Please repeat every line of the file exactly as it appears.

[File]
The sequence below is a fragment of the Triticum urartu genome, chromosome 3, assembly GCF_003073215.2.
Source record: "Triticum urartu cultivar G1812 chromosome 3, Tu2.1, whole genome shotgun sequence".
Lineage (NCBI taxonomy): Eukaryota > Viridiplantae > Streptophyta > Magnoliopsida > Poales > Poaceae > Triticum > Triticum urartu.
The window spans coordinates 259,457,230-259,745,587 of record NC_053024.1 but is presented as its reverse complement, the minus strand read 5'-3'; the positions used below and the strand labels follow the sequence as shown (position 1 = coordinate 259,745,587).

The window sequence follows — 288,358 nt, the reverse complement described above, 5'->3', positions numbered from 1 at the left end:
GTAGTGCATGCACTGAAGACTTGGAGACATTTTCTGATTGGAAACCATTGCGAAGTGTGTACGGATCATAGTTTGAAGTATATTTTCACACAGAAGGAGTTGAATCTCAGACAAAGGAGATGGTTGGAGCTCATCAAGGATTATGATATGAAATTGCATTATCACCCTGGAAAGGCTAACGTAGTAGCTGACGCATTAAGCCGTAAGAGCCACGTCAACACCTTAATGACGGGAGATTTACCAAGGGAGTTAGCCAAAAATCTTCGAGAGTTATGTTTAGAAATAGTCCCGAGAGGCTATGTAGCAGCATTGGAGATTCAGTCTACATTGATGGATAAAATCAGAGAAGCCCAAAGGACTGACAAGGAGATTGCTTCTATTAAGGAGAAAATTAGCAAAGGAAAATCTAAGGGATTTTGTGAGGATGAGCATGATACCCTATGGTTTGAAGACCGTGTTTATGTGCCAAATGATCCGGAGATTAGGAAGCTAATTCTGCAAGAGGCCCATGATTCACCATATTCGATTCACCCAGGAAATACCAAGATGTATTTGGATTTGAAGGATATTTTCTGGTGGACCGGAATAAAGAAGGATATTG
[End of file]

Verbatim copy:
The sequence below is a fragment of the Triticum urartu genome, chromosome 3, assembly GCF_003073215.2.
Source record: "Triticum urartu cultivar G1812 chromosome 3, Tu2.1, whole genome shotgun sequence".
Lineage (NCBI taxonomy): Eukaryota > Viridiplantae > Streptophyta > Magnoliopsida > Poales > Poaceae > Triticum > Triticum urartu.
The window spans coordinates 259,457,230-259,745,587 of record NC_053024.1 but is presented as its reverse complement, the minus strand read 5'-3'; the positions used below and the strand labels follow the sequence as shown (position 1 = coordinate 259,745,587).

The window sequence follows — 288,358 nt, the reverse complement described above, 5'->3', positions numbered from 1 at the left end:
GTAGTGCATGCACTGAAGACTTGGAGACATTTTCTGATTGGAAACCATTGCGAAGTGTGTACGGATCATAGTTTGAAGTATATTTTCACACAGAAGGAGTTGAATCTCAGACAAAGGAGATGGTTGGAGCTCATCAAGGATTATGATATGAAATTGCATTATCACCCTGGAAAGGCTAACGTAGTAGCTGACGCATTAAGCCGTAAGAGCCACGTCAACACCTTAATGACGGGAGATTTACCAAGGGAGTTAGCCAAAAATCTTCGAGAGTTATGTTTAGAAATAGTCCCGAGAGGCTATGTAGCAGCATTGGAGATTCAGTCTACATTGATGGATAAAATCAGAGAAGCCCAAAGGACTGACAAGGAGATTGCTTCTATTAAGGAGAAAATTAGCAAAGGAAAATCTAAGGGATTTTGTGAGGATGAGCATGATACCCTATGGTTTGAAGACCGTGTTTATGTGCCAAATGATCCGGAGATTAGGAAGCTAATTCTGCAAGAGGCCCATGATTCACCATATTCGATTCACCCAGGAAATACCAAGATGTATTTGGATTTGAAGGATATTTTCTGGTGGACCGGAATAAAGAAGGATATTG